Modelling Theory Communities in Science
This position paper presents a framework for modelling theory communities where theories interact as agents in a conceptual network. It starts with introducing the difficulties in integrating scientific theories by discussing some recent approaches, especially of structuralist theory of science. Theories might differ in reference, extension, scope, objectives, functions, architecture, language etc. To address these potential integration barriers, the paper employs a broad definition of "scientific theory", where a theory is a more or less complex description a describer puts forward in a context called science with the aim of making sense of the world. This definition opens up the agency dimension of theories: theories "do" something. They work on a - however ontologically interpreted - subject matter. They describe something, and most of them claim that their descriptions of this "something" are superior to those of others. For modelling purposes, the paper makes use of such description behaviour of scientific theories on two levels. The first is the level where theories describe the world in their terms. The second is a sub-case of the first: theories can of course describe the description behaviour of other theories concerning this world and compare with own description behaviour. From here, interaction and potential cooperation between theories could be potentially identified by each theory perspective individually. Generating inclusive theory communities and simulating their dynamics using an agent-based model means to implement theories as agents; to create an environment where the agents work as autonomous entities in a self-constituted universe of discourse; to observe what they do with this environment (they will try to apply their concepts, and instantiate their mechanisms of sense-making); and to let them mutually describe and analyse their behaviour and suggest areas for interaction. Some mechanisms for compatibility testing are discussed and the prototype of the model with preliminary applications is introduced.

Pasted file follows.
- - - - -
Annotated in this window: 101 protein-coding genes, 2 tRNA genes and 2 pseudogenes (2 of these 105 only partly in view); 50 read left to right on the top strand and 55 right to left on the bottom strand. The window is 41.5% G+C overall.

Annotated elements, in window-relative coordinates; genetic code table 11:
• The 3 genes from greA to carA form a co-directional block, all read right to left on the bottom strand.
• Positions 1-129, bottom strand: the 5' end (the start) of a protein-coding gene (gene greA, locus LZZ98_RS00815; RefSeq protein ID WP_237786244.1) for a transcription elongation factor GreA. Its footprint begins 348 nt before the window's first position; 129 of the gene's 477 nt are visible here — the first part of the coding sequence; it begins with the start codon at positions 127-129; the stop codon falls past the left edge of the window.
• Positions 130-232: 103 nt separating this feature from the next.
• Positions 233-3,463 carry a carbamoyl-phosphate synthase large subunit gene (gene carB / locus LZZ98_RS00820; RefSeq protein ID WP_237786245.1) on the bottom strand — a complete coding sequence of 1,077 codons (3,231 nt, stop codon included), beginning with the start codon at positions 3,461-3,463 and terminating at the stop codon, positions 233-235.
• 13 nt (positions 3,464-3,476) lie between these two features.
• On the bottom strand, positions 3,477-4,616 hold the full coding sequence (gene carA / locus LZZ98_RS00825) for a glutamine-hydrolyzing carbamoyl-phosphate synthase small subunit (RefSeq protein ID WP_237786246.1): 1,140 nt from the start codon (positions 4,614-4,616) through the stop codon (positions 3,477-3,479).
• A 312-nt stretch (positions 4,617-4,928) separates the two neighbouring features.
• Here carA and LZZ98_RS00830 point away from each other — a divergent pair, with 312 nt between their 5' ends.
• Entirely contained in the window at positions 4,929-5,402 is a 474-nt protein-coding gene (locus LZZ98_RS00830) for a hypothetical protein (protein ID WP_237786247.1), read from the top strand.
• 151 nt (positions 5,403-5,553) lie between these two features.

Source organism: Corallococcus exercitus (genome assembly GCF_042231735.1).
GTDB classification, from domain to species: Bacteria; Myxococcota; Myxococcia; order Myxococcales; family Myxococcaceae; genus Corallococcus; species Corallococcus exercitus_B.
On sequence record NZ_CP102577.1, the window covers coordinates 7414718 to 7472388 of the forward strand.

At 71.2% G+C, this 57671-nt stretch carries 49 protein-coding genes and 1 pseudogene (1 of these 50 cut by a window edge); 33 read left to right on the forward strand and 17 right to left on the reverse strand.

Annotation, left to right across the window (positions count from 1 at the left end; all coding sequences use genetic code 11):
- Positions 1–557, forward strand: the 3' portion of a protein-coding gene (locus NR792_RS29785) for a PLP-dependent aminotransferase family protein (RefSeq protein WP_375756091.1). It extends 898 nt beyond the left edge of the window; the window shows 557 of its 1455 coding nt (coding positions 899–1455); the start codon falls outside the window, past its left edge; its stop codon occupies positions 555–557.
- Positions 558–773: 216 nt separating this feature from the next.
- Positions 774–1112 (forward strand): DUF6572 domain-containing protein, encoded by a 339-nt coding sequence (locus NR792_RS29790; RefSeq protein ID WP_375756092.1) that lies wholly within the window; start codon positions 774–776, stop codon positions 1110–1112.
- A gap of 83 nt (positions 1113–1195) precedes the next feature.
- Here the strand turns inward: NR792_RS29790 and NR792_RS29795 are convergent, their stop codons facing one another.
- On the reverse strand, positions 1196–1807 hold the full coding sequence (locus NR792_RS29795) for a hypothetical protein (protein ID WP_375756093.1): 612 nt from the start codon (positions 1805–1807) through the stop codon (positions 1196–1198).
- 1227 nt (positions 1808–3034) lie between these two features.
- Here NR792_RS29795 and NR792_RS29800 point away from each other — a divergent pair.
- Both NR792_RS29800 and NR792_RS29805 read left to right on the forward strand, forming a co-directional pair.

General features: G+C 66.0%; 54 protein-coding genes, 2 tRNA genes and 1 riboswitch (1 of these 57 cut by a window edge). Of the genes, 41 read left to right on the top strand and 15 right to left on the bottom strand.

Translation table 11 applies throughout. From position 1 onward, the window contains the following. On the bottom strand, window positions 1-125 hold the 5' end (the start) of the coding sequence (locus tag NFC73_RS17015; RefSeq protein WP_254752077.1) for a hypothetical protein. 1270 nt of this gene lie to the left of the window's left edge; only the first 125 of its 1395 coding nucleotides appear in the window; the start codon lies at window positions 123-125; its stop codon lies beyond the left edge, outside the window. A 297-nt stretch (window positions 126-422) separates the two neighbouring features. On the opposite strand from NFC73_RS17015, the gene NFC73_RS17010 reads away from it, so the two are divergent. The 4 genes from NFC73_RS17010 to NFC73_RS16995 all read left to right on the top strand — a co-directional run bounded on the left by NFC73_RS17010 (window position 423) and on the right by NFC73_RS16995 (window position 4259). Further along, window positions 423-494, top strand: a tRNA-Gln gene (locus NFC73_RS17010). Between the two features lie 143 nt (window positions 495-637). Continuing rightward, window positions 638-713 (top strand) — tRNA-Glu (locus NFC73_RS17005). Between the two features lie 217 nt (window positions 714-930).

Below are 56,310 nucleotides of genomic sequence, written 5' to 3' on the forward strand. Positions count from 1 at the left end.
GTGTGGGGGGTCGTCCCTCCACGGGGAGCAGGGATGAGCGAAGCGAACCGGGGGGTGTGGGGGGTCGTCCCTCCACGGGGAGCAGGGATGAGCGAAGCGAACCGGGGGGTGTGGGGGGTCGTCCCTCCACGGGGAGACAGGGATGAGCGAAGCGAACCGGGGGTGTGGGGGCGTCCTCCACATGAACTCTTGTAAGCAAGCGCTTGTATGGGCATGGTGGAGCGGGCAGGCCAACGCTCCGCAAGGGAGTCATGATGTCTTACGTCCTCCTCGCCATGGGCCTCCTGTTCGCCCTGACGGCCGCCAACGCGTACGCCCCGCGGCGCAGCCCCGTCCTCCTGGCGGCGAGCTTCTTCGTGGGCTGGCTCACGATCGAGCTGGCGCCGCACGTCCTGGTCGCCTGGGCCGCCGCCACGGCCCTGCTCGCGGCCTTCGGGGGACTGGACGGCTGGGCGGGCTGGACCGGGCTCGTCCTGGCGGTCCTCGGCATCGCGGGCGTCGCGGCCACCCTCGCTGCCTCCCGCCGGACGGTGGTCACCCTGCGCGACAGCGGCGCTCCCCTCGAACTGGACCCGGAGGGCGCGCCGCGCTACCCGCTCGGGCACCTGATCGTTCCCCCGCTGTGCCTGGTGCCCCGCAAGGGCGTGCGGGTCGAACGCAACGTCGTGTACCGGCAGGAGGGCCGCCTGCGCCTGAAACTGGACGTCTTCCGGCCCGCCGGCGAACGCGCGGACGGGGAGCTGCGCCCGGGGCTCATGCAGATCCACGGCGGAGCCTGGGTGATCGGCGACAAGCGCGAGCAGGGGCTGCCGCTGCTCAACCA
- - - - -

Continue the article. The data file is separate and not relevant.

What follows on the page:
Volume (Year): 14 (2011)
Issue (Month): 4 ()
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- Nigel Gilbert, 1997. "A Simulation of the Structure of Academic Science," Sociological Research Online, Sociological Research Online, vol. 2(2), pages 3.
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